Strained state budgets and a new crew of Republican governors have combined to reopen the debate over Medicaid, the health care program for the poorest and sickest Americans.
GOP governors want control of the purse strings and leeway to rewrite coverage and payment rules. So far President Barack Obama has turned them down, but he may be forced to give some ground if negotiations to reduce federal debt get serious later this year.
Here are some of the major issues looming over the nation's largest health care program, a federal-state partnership that covers about 60 million people, including many nursing home residents, people with AIDS and low-income mothers and children:
Q: What do Republican governors want?
A: Ideally, they'd like Washington to cut them a big check for Medicaid and let each state decide how best to spend the money. The government calls that a block grant, and though some strings would be attached, it would give states a lot more flexibility. Republican governors would probably put most Medicaid recipients in some kind of private insurance.
Washington pays just under 60 percent of the Medicaid tab on average, though the federal share varies by state. The federal contribution will surpass $275 billion this year.
Mississippi Gov. Haley Barbour is so confident he can stretch health care dollars farther that he's offering the feds what amounts to a rebate. If they give him a block grant, he'd let Washington keep half of any annual adjustments for inflation. Nationally, that would save federal taxpayers $10 billion a year.
"We shouldn't have to come up here and kowtow and kiss the ring," Barbour told the House Energy and Commerce Committee this week. "Give us a block grant."
They're not likely to get that.
Q: So do they have a fallback?
A: Yes. GOP governors would like Obama and Congress to waive requirements in the new health care law and other legislation that keep them from restricting Medicaid eligibility. Enrollment is one of the main forces driving up Medicaid spending, and it usually jumps in a soft economy.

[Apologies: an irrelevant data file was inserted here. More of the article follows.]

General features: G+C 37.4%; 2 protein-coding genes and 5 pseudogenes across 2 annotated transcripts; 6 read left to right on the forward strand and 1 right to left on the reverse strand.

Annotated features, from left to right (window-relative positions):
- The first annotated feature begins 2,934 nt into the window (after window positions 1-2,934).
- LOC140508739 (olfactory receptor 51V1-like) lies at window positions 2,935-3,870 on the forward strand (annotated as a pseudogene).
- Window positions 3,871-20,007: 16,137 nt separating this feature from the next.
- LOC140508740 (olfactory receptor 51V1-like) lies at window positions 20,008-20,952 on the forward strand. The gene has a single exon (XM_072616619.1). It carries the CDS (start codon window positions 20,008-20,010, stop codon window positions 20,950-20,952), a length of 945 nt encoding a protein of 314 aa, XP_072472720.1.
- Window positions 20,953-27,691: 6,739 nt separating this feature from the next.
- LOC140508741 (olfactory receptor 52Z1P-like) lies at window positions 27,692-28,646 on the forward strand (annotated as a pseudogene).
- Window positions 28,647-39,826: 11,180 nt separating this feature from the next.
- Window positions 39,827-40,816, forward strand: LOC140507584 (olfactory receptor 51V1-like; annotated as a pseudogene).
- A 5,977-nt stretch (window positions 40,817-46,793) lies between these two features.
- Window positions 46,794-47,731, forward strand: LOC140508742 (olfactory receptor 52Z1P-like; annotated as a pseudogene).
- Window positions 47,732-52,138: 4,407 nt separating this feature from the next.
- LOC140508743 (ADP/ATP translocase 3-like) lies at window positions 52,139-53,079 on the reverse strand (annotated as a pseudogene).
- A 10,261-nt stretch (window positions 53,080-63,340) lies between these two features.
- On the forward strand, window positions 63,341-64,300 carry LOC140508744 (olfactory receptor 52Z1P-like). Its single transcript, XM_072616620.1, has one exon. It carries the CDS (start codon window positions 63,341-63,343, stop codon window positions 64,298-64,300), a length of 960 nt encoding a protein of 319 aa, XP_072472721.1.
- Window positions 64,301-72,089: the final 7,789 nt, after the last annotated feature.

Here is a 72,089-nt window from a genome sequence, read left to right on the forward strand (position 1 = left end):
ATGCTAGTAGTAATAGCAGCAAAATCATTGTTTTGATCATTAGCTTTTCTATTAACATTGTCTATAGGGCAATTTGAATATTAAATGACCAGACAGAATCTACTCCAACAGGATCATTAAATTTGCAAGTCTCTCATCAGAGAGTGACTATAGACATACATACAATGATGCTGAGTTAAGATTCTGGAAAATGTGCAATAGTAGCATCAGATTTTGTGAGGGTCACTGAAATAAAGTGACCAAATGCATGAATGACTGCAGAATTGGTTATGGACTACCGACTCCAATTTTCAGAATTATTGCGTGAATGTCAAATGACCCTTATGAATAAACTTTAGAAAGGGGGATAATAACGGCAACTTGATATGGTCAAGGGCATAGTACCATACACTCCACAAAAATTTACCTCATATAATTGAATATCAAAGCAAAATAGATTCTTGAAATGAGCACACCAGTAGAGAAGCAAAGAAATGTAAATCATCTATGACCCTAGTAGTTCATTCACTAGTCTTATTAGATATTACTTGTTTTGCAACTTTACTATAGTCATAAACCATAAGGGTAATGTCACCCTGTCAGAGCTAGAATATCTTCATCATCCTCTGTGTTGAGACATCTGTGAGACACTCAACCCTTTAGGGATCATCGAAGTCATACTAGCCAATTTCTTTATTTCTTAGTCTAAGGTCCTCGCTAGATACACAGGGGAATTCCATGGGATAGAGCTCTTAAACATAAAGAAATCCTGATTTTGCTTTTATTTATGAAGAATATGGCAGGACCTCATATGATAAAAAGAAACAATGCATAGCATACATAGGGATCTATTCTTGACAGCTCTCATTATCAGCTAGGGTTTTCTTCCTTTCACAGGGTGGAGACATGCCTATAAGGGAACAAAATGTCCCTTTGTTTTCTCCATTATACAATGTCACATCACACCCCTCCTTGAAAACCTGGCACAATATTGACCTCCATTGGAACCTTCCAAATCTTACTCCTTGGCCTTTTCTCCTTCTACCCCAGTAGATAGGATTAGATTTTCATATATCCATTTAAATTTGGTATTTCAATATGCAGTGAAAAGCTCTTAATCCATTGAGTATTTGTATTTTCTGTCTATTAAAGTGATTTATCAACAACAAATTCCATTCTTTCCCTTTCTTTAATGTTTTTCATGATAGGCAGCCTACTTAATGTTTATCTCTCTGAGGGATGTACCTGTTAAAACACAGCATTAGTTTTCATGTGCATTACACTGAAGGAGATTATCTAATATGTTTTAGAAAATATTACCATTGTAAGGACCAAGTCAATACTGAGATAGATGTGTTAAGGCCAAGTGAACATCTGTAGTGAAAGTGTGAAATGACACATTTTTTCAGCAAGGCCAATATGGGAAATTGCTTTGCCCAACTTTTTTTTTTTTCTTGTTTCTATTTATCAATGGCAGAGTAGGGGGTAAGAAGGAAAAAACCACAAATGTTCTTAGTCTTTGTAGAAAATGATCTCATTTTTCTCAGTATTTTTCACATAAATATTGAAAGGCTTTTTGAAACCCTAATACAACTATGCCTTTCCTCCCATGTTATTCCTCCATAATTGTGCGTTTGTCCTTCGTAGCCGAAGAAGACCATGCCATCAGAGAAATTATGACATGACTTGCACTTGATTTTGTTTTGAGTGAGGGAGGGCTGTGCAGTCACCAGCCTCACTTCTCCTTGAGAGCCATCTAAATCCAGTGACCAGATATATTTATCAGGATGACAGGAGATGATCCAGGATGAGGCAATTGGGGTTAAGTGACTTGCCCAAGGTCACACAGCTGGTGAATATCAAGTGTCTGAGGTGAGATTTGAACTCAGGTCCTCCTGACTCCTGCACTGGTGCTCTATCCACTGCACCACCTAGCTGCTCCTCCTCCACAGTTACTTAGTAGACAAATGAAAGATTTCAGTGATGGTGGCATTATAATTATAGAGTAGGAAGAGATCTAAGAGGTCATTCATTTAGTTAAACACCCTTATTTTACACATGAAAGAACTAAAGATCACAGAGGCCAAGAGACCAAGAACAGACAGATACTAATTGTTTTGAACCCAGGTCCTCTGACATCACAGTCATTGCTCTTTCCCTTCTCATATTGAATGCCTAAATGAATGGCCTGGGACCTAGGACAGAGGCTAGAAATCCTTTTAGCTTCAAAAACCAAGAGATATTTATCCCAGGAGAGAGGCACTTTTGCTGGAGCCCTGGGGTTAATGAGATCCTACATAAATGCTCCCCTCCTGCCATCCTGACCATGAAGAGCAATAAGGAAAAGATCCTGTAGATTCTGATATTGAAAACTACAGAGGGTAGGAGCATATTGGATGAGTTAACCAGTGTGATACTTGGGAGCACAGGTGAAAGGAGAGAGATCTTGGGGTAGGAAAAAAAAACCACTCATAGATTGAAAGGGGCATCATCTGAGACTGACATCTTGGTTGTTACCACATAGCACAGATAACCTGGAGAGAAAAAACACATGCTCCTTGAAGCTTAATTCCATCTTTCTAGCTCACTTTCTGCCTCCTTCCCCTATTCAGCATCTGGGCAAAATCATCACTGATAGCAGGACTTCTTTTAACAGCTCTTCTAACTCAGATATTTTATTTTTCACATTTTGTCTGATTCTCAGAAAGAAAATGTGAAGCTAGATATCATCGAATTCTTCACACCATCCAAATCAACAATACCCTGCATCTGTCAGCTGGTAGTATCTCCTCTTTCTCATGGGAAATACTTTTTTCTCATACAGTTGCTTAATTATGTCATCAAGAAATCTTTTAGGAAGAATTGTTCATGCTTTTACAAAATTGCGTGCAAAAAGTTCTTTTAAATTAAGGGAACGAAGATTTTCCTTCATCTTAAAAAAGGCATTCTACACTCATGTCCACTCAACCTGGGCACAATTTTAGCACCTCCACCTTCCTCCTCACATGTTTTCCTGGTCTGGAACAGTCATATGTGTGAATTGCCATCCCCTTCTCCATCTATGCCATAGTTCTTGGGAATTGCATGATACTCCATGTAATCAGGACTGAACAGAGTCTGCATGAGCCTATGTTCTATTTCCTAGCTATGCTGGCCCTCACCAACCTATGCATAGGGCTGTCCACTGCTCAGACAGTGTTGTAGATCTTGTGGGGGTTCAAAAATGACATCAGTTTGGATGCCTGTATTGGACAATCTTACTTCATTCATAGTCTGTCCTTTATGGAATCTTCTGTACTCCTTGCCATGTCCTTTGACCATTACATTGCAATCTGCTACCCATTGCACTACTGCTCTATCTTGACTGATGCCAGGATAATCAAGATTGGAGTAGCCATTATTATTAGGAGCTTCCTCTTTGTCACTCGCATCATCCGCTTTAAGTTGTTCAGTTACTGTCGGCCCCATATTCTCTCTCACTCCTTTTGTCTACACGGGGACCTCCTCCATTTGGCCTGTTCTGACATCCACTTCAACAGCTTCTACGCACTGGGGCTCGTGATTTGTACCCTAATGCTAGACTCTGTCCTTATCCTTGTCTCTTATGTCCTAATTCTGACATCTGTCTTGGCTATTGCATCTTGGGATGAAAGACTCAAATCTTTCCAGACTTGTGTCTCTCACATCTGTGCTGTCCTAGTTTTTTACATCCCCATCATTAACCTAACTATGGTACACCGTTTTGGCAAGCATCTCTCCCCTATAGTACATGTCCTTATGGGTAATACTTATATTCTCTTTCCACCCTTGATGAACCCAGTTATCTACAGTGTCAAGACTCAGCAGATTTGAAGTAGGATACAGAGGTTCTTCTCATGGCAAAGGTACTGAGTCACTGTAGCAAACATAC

Altogether, states are facing estimated deficits of $175 billion over the next two years, and Medicaid generally is one of their top three budget items. The predicament is worse because additional Medicaid funds that Congress had pumped in due to the recession run out later this year.
Q: How does the Obama administration respond to that?
A: As a former Democratic governor of Kansas, Health and Human Services Secretary Kathleen Sebelius says that she feels the states' pain _ but they should look elsewhere for cuts.
Democrats point out that most program spending is for the needs of a relatively small share of beneficiaries _ those who are sickest, many of them disabled and elderly. Finding more efficient ways to provide care for these patients could save money while helping the beneficiaries themselves lead healthier lives.
Cutting back eligibility for low-income children and parents isn't the answer, said Rep. Henry Waxman, D-Calif. "Those populations are not where the money is."
Sebelius says there is no end of tweaks that states can make to save money, from imposing modest copayments to reworking pharmacy benefits. She has been dispatching special teams of Medicaid bean counters to help states identify potential savings.
But her Republican predecessor, Mike Leavitt, says that's just a "charm offensive."
Q: What will Obama's new health care law do to state Medicaid costs?
A: It will raise them, since Medicaid is expected to cover about half of the more than 30 million people who would gain health insurance under the law starting in 2014.
Advocates for the poor say states still get a bargain. Washington will cover about 95 percent of the cost for those who would be newly entitled to Medicaid: childless adults with incomes just over the poverty line. States will save money elsewhere because those people won't turn up in emergency rooms without the means to pay. Over time, the federal share would drop to 90 percent.
Massachusetts Gov. Deval Patrick, a Democrat, says the problem isn't Medicaid costs in isolation, but health care costs in general. Massachusetts pioneered the approach that Obama took to expand coverage, but now Patrick is trying to move a cost-control measure through the legislature.
Q: Republican governors say there's just too much federal micromanagement driving up costs. Are they wrong?
A: Even Obama seems to agree that they have a point.
Utah Gov. Gary Herbert says he had to go all the way to the president to get approval for an idea that would save about $6 million a year in his state.
Herbert said that state officials wanted to switch from paper letters to e-mail to communicate with beneficiaries for less money. If all states followed suit, it could save $600 million. But Medicaid bureaucrats in Washington raised obstacle after obstacle. Finally, they turned Utah down _ via e-mail.
"We couldn't understand why we were getting a denial," said Herbert.
A frustrated Herbert pitched Obama directly when the governors met the president Monday at the White House.
Within a few hours, Utah got the go-ahead.